10 April 2017

What is the Annual Tax on Enveloped Dwellings (ATED)?

Does your company own UK residential property valued at £500,000 or above? You could be subject to the Annual Tax on Enveloped Dwellings (ATED).

What is ATED?

Annual Tax on Enveloped Dwellings (ATED) is an annual tax charge, payable mainly by companies that own UK residential property valued at £500,000 or above.

The ATED regime also applies to:

  • A partnership with a corporate member(s), and
  • A collective investment scheme, such as a unit trust or open-ended investment company.

If a property falls within ATED, an annual return must be submitted to HMRC along with the tax payment. The return for the period from 1 April 2017 to 31 March 2018 is based on property valued on 1 April 2012 (or the purchase price if acquired later). The ATED return for this period is due by 30 April 2017.

Properties need to be revalued every five years and, as such, a property revaluation should have taken place on 1 April 2017. This valuation will then be used for the return period from 1 April 2018 to 31 March 2019, with the ATED return due by 30 April 2018.

ATED applies to properties that are dwellings. A property is a dwelling if all or part of it is used, or can be used, as a residence (for example, a house or flat) or is suitable for use as a dwelling and is valued at more than £500,000. If the property comprises flats, then each flat is valued separately.

Non-residential properties are outside the scope of ATED. There are also other properties that are not classed as dwellings, such as:

  • Hotels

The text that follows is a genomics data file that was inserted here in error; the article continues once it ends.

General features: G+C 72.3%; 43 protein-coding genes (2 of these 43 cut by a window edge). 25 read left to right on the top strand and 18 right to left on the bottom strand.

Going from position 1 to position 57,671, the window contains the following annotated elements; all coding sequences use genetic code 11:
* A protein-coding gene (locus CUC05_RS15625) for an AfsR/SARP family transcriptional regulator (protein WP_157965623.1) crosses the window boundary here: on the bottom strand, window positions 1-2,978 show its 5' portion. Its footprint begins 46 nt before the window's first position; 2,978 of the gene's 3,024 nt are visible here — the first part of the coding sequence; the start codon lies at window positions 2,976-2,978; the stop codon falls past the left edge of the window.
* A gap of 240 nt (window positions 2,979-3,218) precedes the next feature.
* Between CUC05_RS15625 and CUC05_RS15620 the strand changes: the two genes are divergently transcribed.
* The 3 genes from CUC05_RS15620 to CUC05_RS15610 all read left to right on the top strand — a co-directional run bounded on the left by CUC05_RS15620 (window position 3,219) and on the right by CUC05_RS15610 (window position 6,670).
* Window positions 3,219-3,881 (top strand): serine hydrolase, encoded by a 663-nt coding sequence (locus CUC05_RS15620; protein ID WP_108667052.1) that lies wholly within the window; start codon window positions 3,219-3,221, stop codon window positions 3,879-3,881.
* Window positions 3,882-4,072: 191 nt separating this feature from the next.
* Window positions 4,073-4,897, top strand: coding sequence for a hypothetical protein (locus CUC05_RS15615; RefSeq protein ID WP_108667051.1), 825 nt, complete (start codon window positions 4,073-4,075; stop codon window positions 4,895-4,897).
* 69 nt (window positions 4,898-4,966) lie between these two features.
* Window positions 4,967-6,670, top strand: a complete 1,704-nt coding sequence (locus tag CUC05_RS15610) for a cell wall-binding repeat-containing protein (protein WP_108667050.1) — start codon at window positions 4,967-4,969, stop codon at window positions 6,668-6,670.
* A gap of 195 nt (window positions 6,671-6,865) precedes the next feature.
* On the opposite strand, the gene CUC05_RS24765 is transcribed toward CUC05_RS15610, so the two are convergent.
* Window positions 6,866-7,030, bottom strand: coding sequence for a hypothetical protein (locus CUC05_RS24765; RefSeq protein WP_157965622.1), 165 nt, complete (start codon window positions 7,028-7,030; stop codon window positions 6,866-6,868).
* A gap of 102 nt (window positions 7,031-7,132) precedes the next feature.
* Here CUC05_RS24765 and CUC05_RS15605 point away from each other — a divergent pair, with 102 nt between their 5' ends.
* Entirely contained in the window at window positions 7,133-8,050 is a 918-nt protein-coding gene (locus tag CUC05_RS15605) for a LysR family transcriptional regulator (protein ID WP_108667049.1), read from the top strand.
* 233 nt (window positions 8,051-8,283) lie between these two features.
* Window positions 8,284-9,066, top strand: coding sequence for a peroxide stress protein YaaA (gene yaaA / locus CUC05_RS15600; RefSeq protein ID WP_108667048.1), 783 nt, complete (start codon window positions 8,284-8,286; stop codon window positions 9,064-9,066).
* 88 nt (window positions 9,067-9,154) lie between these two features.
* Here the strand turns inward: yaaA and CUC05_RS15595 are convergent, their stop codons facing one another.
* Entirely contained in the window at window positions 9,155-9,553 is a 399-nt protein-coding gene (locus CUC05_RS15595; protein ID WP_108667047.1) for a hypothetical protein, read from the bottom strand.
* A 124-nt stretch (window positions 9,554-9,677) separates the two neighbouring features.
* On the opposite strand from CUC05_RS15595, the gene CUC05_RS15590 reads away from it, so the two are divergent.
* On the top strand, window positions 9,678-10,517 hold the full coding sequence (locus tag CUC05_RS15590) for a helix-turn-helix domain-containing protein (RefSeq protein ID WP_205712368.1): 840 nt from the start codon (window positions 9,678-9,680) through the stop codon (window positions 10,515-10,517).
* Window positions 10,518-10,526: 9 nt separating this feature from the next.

• Guest houses
  • Boarding school accommodation
  • Hospitals
  • Student halls of residence
  • Military accommodation
  • Care homes
  • Prisons

ATED charges and reliefs

As mentioned above, the filing date for the ATED return is 30 April 2017. The payment date of the charge (if you are chargeable to ATED) is also 30 April 2017.

There are various reliefs available against the ATED charge. However, even if you are eligible for one of these reliefs and there is no tax payable, you must still submit a return and make a claim for the relief by completing a Relief Declaration Return. Again, the deadline date for the submission of this return is 30 April 2017. These returns can be completed and submitted to HMRC online. In order to be able to claim a relief against ATED, the property must be either:

  • Let to a third party on a commercial basis and not occupied (or available for occupation) by anyone connected with the owner at any time;
  • Open to the public for at least 28 days a year on a commercial basis i.e. stately homes;
  • Being developed for resale by a property developer;
  • Owned by a property trader as the stock of the business or for the sole purpose of resale;
  • Repossessed by a financial institution as a result of its business of lending money e.g. equity release schemes;
  • Used by a trading business to provide living accommodation to employees, where the employee has less than 10% interest in the company e.g. key executives working in the UK;
  • A farmhouse occupied by a farm worker or a former long-serving farm worker;
  • Owned by a registered provider of social housing.

There are also exemptions for:

  • Residential property owned by a charity and held for charitable purposes;
  • Properties held by public bodies, and bodies established for national purposes;
  • Properties conditionally exempt from inheritance tax.

If you fail to complete the ATED return by 30 April 2017, various penalties will apply, which follow the self-assessment rules:

  • Initial penalty of £100 for the late submission of the return;
  • Daily penalties of £10 per day, after your return is three months late.

If your return is six months late, a further penalty of £300, or 5% of HMRC’s estimation of your liability to the ATED tax (whichever is higher) will apply. A second further penalty of £300, or 5% of HMRC estimation of your liability to the ATED tax, (again, whichever is higher) will apply if your return is 12 months late.

HMRC appear to be taking a very strict position on this and is charging penalties for late returns even where there is no tax due. It is therefore important for you to review your own position to find out whether the reduced ATED threshold has any impact for your business. If you’d like any help doing this, please do not hesitate to get in contact. 

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